Political unrest in several states and efforts by debtors to use popular government to erase their debts did not help. The apparent inability of the Congress to redeem debts incurred during the war, or to become a forum for productive cooperation among the states to encourage commerce and economic development, only aggravated a gloomy situation. In 1786-87 Shay’s Rebellion, an uprising of farmers in western Massachusetts against the state court system, threatened the stability of state government.

Ben Franklin PrintMost of Shay’s compatriots were poor farmers angered by crushing debt and taxes. They attempted to prevent the courts from seizing property from indebted farmers by forcing the closure of courts in western Massachusetts. The rebellion started on August 29, 1786, and by January 1787, over 1000 Shaysites had been arrested. A militia that had been raised as a private army defeated an attack on the federal Springfield Armory by the main Shaysite force on February 3, 1787. There was a lack of an institutional response to the uprising, which energized calls to reevaluate the Articles of Confederation.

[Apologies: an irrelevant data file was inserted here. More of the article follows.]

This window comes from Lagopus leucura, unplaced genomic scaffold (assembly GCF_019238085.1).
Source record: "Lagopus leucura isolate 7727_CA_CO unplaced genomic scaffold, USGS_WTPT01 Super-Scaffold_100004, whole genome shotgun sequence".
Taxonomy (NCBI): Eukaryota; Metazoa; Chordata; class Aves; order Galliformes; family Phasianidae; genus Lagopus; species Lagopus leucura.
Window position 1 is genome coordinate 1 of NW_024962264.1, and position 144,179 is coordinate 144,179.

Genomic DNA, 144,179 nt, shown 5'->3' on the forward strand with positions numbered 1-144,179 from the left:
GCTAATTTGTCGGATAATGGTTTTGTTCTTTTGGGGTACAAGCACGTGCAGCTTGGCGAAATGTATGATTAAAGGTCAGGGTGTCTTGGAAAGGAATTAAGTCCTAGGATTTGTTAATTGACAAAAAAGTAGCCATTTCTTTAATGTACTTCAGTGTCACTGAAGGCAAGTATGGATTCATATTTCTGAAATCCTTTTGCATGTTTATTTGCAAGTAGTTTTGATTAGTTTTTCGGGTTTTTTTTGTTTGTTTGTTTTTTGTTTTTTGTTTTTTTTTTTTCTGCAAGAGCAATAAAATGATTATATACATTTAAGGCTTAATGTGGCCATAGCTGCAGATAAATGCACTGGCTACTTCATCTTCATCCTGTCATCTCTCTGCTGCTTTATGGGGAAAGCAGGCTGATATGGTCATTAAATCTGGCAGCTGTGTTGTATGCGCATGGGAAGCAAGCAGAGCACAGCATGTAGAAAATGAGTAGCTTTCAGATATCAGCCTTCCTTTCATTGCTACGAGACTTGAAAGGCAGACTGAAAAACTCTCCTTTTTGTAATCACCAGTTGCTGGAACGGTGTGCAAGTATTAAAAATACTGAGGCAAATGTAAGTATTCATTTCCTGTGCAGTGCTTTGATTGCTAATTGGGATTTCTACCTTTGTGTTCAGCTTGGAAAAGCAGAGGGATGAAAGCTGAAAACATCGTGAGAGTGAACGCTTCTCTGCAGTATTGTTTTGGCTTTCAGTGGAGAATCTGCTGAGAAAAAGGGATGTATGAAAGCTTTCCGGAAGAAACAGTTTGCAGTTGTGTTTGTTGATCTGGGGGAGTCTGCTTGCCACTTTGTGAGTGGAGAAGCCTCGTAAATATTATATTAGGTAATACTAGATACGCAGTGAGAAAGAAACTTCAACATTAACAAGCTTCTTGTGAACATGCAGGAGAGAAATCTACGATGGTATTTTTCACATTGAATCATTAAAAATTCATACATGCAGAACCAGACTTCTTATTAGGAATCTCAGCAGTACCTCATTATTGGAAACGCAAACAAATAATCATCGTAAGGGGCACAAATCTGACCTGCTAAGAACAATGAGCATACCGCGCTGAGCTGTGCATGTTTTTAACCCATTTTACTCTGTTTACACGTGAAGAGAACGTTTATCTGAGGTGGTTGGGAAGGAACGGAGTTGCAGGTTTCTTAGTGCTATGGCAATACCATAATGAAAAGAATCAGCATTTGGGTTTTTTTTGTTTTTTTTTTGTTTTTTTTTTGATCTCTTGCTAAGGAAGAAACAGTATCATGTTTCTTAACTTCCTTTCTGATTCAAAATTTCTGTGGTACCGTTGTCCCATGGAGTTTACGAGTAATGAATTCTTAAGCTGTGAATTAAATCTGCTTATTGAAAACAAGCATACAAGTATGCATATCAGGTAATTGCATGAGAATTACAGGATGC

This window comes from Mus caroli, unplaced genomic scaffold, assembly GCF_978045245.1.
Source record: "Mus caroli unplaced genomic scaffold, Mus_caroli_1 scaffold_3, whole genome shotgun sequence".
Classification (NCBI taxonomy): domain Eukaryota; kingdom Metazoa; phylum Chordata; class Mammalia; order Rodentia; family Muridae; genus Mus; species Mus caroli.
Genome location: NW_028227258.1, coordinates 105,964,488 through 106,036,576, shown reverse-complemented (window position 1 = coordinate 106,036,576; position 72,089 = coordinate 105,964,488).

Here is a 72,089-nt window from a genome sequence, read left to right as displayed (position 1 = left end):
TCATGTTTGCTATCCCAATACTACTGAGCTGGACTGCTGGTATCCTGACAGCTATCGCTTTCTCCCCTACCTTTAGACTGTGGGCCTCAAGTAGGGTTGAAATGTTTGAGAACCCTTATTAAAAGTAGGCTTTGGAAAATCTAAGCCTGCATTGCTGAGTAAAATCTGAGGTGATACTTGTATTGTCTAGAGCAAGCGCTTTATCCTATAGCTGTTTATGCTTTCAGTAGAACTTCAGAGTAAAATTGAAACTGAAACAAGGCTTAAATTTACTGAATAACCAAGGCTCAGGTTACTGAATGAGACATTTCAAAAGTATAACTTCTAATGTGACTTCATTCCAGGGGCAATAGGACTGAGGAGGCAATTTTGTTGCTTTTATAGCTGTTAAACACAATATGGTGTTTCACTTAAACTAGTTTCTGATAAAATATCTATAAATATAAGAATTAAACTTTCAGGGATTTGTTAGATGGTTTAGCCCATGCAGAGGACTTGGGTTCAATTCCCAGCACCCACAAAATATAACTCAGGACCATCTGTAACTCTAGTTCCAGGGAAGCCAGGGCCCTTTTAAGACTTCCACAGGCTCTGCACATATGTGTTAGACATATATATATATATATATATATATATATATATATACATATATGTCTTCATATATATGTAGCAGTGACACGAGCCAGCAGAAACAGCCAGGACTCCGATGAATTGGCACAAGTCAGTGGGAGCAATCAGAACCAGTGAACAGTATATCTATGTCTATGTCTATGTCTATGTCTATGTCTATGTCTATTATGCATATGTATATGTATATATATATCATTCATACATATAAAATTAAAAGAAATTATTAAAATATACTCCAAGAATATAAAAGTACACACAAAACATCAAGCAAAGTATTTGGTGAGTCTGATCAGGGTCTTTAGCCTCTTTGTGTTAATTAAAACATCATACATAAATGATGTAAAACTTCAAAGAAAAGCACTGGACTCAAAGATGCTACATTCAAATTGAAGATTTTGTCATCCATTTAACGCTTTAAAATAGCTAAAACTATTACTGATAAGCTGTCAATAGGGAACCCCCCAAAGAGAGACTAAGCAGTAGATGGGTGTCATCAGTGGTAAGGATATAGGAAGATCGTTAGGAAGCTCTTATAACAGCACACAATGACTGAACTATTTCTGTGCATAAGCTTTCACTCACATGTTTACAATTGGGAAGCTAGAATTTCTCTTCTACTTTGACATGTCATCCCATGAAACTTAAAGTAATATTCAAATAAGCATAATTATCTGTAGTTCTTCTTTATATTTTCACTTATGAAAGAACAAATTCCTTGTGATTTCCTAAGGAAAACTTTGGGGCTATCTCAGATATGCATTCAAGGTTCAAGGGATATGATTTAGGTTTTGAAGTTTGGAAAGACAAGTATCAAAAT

The idea of a convention to revise the Articles of Confederation grew in favor. Alexander Hamilton believed a strong government was necessary to avoid foreign intervention and allay the frustrations due to an ineffectual Congress. Hamilton convened the Annapolis Convention in 1786 to petition Congress to call a constitutional convention to meet in Philadelphia to remedy the long-term crisis.

And so, twelve states, Rhode Island being the only exception, accepted this invitation and sent delegates to convene in May 1787. The resolution calling the Convention specified that its purpose was to propose amendments to the Articles, but through discussion and debate it became clear by mid-June that, rather than amend the existing Articles, the Convention decided to propose a rewritten Constitution. The Philadelphia Convention decided to draft a new fundamental government design. Article VII of the proposed constitution stipulated that only nine of the thirteen states would have to ratify for the new government to go into effect.